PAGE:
I will give the team credit for hanging in there, especially when Valeri scored before the break to push the scoreline up to 2 to 1, giving the visitors some much needed momentum. Piatti tallied his second on a broken defensive play to give Montreal a 2 goal lead, and while Valeri and Adi both had chances to bring it closer, the Impact sealed the deal later with the Timbers stretched trying to overcome the deficit. Portland never seemed completely overwhelmed, but there were bouts of questionable decisions in addition to players making impatient decisions in an attempt to get back in the match. It's never a good sign when teammates are grousing at each other about missed passes or rushed shots, which again goes back to being disciplined. It was going to be an extremely difficult task for the Timbers to come fully back versus the Impact, but adding insult to injury with impatience wasn't going to help the cause. I'm not even upset that Marrufo didn't give the Timbers aid later in the match when Impact defender Laurent Ciman took a ball off his elbow in the box, and there was no call for a penalty. I'm not exactly sure what Ciman was supposed to do about the passed ball to react, but in terms of handballs, it seemed like incidental contact. What concerned me more was the repeated actions of Ciman, Marco Donadel and Kyle Fisher to initiate contact repeatedly on various Timbers to impede progress or slow down the tempo, and many of the actions weren't called consistently. I get that Adi is a larger player and he uses his body a lot to create space, but it also appeared that Montreal decided draping on him while fouling other players was an effective defensive strategy.
|Just remember this & travel safe this weekend if heading North|
For me, the tactics of the match changed dramatically when the team had to go to 10 men, and while the movement seemed better, the approach allowed the Impact to settle in the middle and absorb the pressure. When the Timbers' offense is flowing more freely and using the wings to relieve pressure, they are a difficult matchup, but in this affair - and honestly, it was a theme versus Atlanta and San Jose - the central attacking wasn't creating the expected results. Until Portland can effectively use the wings to stretch the defense, the offense will have trouble breaking down opponents. Granted, injuries to Nagbe and Valeri combined with uneven efforts from Darren Mattocks and Dairon Asprilla haven't helped, but the offense has been troubled with limited contributions from Vytas and Alvas Powell when they've pressed forward. While Powell did get the assist on Valeri's goal, his crossing and passing has been terribly suspect for weeks now, and having regular contributions from the fullbacks on offense is needed. I understand that injuries happen and the opponents' quality has been improved since the early schedule, but if the Timbers are doing what they are capable of, they should be able to hang with any team in MLS with relative ease.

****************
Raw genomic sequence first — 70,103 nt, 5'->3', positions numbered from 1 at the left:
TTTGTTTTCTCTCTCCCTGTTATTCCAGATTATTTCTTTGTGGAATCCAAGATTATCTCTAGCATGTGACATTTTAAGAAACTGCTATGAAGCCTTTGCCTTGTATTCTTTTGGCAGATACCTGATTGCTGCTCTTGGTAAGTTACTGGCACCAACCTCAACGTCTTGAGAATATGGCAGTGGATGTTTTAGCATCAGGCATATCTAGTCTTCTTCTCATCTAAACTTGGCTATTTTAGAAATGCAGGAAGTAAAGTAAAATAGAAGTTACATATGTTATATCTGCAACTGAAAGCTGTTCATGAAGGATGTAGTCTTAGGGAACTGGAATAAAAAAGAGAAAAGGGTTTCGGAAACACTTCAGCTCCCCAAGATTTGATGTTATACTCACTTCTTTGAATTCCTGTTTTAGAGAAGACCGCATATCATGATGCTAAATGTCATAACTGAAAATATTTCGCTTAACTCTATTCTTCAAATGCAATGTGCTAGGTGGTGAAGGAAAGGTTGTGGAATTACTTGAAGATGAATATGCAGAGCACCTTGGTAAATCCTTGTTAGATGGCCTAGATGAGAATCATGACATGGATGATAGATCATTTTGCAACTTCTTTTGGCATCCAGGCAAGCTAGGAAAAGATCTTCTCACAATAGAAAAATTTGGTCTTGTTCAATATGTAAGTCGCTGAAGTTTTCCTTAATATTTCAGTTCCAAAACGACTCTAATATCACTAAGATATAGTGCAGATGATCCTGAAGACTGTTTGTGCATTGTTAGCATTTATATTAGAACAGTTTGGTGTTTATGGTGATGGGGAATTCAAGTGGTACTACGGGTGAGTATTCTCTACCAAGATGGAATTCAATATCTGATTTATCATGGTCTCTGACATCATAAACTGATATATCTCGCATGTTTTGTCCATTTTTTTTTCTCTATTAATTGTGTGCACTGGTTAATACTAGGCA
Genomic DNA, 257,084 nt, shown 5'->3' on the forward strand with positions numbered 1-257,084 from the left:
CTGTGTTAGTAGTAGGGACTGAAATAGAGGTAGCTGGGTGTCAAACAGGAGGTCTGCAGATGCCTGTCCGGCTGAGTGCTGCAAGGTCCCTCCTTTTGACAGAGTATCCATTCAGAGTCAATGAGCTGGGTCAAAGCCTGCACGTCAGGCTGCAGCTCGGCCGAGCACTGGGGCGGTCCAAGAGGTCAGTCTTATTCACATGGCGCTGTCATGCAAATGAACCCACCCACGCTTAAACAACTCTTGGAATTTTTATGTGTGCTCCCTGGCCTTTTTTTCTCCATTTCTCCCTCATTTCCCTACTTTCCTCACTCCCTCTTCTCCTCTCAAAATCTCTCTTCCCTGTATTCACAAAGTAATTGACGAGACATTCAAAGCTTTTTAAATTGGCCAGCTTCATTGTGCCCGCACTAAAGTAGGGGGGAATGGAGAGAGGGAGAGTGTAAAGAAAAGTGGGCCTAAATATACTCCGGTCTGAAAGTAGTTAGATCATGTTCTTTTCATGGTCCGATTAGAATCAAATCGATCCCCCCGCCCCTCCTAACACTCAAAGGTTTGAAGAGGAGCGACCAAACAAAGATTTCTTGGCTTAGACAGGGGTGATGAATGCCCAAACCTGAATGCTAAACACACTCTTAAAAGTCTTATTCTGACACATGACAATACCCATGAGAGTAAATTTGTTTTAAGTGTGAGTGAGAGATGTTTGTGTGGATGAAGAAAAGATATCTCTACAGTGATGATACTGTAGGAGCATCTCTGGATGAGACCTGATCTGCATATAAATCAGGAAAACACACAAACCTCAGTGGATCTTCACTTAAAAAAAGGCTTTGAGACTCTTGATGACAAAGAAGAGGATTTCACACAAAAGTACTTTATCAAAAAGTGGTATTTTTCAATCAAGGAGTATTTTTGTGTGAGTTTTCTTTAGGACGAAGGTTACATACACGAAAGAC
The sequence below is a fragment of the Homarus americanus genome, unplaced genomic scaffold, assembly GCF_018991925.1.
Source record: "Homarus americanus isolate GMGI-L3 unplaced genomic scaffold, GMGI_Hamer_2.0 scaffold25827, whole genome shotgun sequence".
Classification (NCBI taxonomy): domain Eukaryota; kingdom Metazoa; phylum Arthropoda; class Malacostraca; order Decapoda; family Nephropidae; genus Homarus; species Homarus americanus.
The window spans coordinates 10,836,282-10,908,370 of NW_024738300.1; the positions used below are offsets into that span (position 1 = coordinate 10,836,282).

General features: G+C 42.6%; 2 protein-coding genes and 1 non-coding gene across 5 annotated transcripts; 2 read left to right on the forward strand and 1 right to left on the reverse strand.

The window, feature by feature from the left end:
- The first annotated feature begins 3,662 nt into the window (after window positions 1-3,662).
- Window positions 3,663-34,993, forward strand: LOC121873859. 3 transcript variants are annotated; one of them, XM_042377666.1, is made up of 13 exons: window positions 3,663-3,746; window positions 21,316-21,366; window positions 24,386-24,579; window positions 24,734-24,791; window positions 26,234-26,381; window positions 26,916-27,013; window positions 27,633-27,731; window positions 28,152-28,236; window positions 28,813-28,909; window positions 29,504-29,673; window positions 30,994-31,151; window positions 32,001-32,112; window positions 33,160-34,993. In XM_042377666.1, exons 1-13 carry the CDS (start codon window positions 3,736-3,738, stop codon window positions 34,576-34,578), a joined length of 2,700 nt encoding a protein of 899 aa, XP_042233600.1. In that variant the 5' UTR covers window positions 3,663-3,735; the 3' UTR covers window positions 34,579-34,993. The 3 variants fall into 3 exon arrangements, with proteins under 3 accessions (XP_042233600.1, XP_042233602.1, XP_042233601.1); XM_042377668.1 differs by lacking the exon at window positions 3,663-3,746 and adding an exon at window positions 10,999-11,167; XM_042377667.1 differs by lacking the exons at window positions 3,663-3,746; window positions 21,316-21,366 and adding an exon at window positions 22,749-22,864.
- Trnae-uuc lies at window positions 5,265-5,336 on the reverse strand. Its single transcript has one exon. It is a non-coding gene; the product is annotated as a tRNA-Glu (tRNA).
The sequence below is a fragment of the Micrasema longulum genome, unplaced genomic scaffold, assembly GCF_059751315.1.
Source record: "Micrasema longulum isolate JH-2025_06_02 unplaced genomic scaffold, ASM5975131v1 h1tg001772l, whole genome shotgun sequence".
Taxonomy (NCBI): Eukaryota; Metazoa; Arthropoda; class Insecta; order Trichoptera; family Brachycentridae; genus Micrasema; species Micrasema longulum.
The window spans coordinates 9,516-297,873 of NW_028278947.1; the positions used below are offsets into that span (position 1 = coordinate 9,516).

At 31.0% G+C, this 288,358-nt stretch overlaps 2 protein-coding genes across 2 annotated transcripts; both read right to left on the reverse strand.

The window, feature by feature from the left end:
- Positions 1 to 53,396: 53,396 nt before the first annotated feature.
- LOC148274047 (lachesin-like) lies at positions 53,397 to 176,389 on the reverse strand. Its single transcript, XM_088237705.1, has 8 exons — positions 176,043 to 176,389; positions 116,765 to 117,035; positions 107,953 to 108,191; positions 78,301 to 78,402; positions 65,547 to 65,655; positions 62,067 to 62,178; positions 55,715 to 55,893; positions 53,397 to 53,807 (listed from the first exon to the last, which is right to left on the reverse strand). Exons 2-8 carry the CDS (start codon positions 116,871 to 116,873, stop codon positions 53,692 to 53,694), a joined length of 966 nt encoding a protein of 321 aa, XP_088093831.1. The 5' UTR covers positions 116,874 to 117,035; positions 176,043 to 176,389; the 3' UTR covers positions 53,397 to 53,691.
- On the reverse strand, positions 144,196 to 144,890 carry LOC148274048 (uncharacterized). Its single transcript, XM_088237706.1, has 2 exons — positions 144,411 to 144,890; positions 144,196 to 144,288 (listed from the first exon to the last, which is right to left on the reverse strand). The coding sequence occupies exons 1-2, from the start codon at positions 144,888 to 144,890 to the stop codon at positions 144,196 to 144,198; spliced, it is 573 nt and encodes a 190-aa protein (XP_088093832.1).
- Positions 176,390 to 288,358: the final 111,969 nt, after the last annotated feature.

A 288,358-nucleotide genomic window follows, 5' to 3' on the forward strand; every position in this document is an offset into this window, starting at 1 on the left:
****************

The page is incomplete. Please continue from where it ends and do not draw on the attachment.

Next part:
I understand that statement might be hard to read, but I realize the reality that Portland likely won't have huge moves during the summer transfer window either, so the roster is not as fluid as in past seasons. We know a reserve center back is coming to help with the Liam Ridgewell/Roy Miller pairing, which should allow Lawrence Olum to return to playing defensive midfield more regularly, especially with Guzman on international duty for much of June. Portland is currently using 26 of their 30 available roster spots as Gbenga Arokoyo is on injured reserve, and Portland could add 2 players to their senior roster plus 2 more to the reserve list. With just 1 international spot available, the questions are always - is there anything realistically available that is better than what is already on the roster? I'm sure there are fantasy scenarios where Portland ends up with a legendary talent, but honestly, I don't think there will be huge moves this summer. It will really fall upon Timbers Coach Caleb Porter and his coaches to maximize what is currently on the roster, and while there is skill about, the club is in a funk right now with several huge fixtures - at Seattle on May 27, followed by home versus San Jose on June 2 and FC Dallas on June 10 - looming. Despite the issues recently, the Timbers still sit at the middle of the Western Conference table with 22 matches left this year - which is plenty of time to get it sorted out. Wouldn't it be awesome to have the calibration start this weekend in hostile territory? And for those inquiring minds, predictions are back for this weekend, so cue the cats!!